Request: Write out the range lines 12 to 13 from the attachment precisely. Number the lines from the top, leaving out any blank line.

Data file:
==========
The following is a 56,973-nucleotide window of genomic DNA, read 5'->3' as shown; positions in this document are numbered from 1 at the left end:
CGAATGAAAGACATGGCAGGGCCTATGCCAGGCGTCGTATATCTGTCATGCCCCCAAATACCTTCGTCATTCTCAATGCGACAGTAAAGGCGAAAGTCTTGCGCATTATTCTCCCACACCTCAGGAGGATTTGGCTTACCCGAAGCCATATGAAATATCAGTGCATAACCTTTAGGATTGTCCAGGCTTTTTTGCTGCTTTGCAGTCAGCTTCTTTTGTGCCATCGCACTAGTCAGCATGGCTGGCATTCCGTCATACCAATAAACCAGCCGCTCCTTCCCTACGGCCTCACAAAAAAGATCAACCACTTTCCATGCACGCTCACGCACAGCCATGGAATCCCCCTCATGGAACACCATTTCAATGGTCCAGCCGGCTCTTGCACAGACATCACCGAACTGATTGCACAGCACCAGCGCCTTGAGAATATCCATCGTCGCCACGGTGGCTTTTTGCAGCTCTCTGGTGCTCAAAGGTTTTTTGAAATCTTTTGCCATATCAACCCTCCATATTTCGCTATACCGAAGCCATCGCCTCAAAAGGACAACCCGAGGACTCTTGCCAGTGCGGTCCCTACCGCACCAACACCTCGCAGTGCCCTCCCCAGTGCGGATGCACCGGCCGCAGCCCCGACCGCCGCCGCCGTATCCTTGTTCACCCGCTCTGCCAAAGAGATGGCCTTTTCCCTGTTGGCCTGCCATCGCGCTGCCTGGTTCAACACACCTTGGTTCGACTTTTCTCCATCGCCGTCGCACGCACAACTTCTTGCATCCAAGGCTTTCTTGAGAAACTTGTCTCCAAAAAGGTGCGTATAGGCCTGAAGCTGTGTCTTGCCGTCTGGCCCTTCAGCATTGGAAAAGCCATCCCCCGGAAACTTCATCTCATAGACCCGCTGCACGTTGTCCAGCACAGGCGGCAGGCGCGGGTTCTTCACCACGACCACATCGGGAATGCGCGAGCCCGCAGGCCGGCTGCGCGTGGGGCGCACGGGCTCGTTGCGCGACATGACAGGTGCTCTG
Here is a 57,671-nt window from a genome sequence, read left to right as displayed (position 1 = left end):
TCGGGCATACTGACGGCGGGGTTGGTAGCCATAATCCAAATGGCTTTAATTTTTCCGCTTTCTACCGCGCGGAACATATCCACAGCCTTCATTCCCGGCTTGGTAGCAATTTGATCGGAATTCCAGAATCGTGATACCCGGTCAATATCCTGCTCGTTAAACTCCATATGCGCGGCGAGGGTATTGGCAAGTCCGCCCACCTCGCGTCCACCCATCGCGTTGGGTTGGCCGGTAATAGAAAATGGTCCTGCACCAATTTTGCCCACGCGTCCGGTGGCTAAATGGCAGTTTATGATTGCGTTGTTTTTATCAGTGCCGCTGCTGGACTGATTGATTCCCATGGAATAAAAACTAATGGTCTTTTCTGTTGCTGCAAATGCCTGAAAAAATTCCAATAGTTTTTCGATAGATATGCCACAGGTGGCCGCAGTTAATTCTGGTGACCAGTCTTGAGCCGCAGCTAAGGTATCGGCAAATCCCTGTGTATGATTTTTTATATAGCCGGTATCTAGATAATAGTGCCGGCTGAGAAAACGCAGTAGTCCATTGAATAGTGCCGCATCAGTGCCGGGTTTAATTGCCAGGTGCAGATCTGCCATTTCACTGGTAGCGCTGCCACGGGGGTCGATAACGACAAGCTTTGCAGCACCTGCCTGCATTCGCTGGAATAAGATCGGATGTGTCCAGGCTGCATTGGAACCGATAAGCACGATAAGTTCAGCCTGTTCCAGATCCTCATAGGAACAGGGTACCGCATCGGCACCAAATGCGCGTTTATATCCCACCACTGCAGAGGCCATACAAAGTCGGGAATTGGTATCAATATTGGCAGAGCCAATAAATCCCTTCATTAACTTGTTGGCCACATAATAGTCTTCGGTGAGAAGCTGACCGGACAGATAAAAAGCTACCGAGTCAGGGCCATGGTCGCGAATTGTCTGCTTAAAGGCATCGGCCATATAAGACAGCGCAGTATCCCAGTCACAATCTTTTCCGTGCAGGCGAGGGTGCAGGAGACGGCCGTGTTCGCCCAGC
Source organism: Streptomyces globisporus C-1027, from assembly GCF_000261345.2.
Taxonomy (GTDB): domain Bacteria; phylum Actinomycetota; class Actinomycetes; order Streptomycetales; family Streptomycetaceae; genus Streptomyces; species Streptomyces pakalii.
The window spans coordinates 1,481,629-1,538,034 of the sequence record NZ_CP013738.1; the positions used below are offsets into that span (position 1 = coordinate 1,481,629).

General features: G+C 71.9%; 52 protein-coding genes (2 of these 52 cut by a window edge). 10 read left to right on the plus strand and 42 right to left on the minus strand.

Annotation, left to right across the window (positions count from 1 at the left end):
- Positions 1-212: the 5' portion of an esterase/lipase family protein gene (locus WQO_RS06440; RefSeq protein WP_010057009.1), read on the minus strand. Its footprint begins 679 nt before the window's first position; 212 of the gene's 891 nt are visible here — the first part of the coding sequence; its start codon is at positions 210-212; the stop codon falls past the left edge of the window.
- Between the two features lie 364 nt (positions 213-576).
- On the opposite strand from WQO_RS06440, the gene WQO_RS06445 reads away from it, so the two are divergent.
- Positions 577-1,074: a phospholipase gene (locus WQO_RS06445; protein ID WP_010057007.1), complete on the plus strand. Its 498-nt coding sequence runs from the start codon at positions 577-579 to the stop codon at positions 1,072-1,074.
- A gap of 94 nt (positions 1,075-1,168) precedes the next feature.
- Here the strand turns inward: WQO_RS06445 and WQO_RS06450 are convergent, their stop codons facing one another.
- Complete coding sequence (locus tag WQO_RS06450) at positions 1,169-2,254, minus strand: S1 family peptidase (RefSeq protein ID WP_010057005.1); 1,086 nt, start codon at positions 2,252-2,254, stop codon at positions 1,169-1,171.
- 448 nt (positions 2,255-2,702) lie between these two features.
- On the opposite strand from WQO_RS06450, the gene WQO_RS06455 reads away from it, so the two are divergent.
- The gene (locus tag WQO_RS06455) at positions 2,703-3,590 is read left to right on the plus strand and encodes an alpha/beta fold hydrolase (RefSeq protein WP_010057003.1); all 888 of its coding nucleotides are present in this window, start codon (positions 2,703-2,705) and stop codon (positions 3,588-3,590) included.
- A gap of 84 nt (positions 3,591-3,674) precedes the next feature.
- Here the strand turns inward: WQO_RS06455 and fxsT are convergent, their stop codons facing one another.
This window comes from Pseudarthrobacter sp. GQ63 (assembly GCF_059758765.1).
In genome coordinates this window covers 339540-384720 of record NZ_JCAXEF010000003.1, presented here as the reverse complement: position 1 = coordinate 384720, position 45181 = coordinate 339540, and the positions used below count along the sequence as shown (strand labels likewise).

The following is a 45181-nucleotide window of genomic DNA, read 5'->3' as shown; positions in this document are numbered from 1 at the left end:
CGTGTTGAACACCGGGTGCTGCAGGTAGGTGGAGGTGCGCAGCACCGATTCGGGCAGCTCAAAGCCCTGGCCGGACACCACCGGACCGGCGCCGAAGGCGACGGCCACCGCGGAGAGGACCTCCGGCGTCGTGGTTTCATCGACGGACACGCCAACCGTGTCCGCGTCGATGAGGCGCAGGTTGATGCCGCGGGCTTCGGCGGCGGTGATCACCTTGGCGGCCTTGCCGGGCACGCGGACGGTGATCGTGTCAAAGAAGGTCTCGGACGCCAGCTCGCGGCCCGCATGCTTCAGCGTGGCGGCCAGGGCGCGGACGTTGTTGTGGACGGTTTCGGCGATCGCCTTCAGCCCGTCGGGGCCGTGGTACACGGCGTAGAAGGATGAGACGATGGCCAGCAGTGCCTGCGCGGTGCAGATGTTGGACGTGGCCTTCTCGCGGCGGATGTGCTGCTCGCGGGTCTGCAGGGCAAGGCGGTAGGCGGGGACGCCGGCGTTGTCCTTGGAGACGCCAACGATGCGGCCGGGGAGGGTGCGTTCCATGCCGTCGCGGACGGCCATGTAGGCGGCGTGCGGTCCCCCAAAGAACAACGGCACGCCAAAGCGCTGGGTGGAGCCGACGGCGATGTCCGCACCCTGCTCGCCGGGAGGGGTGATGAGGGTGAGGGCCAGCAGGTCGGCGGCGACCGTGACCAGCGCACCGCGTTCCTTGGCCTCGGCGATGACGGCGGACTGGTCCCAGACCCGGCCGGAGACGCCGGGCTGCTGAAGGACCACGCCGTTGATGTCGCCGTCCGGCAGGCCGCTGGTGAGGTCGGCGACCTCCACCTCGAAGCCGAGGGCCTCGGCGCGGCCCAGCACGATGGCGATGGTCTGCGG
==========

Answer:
- On the opposite strand from WQO_RS06440, the gene WQO_RS06445 reads away from it, so the two are divergent.
- Positions 577-1,074: a phospholipase gene (locus WQO_RS06445; protein ID WP_010057007.1), complete on the plus strand. Its 498-nt coding sequence runs from the start codon at positions 577-579 to the stop codon at positions 1,072-1,074.